NEWS AND VIEWS
Wednesday, 6 August 2008
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The Premier plays Nutsy
There must be votes in koala bears.
The Queensland Premier Anna Bligh is doing her best to pretend her Government cares about the cuddly critters with an announcement of measures she says need to be taken to save an estimated 20,000 koalas living in the state's southeast. Dogs may be banned in new housing developments and fences made compulsory around existing houses with dogs kept indoors at night to ensure the safety of the Blinky Bills. Exact details of the rescue plan, which may also include lowering speed limits around koala habitats and building tunnels under major roads so koalas can safely cross, will be worked out by a taskforce including the RSPCA, local councils, developers, conservation groups and koala experts.
Begging for cash
It is a strange thing to be sure when businessmen and politicians alike claim there is no connection at all between donations to a political party and future influence that parties looking like sure losers find it very hard to raise money. The latest lot to find itself in this predicament is the Country Liberal Party of the Northern Territory which last week had to send out an emergency email to supporters requesting donations to cover campaign expenses. The CLP is being well and truly outspent on advertising by a Labor Party that is a clear favourite to be returned (an 85% chance on the Owl's Election Indicator) on Saturday and seems to be having no fund raising difficulty at all.
Good news for polar bears
Cross fingers and hope for chills. The polar bears seem safe for another year. Whatever impression you might have got from Marian Wilkinson in the Fairfax papers and Four Corners this week, there has been a better than expected northern summer for Arctic Ice. During July the ice cover was better than in July during the last three years which had produced very gloomy predictions indeed about the future for the bears.
Not that foreboding about the future should be banished. The figure for July 2008 has simply returned to the long term downward trend line but at least the prediction of the experts in these matters at the National Snow and Ice Data Centre is that, with sea ice now at the peak of the melt season and ice extent below average, "it seems less likely that extent will approach last year's record low."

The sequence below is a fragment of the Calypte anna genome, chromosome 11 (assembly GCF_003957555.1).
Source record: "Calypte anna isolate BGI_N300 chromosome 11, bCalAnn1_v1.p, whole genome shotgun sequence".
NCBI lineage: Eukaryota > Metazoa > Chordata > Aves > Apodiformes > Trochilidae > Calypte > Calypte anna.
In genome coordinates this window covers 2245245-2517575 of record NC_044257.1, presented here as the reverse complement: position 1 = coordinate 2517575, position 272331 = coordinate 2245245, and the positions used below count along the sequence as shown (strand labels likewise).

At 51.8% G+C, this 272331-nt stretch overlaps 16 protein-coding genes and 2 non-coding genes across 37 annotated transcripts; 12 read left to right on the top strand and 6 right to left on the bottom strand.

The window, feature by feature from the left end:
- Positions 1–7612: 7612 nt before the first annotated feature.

Back in April at the beginning of the melting season the NSIDC had headlined its forecast " Arctic sea ice extent at maximum below average, thin ". By May the report was even gloomier: " Arctic sea ice forecasts point to lower-than-average season ahead ". By early June if bears could read they would have been truly alarmed: " Arctic sea ice still on track for extreme melt ". Pessimism continued at NSIDC on 2 July: Melt onset earlier than normal but by 17 July there was at least A different pattern of sea ice retreat . It was not until the next report of 1 August that even a little optimism – just a little mind you - was allowed to come through: Race between waning sunlight and thin ice . There was almost a tinge of disappointment in that headline and a grudging acknowledgement that the " rate of decline should soon start to slow, reducing the likelihood of breaking last year's record sea ice minimum."
One poll lead Obama does not want!
There was mixed news for Barack Obama overnight in the various samplings of public opinion. A couple of pollsters had him improving again and back in the lead (see Real Clear Politics if you are interested in such daily movements) but over at Amazon.com's best-seller list it is anti-Obama books that are selling well. While barely getting reviewed in the mainstream press, Hillel Italie of Associated Press writes that going negative against Obama isn't just a campaign strategy for Republican John McCain. It's also a good formula for selling books. Three anti-Obama releases are now in the top 20.
© Richard Farmer 2008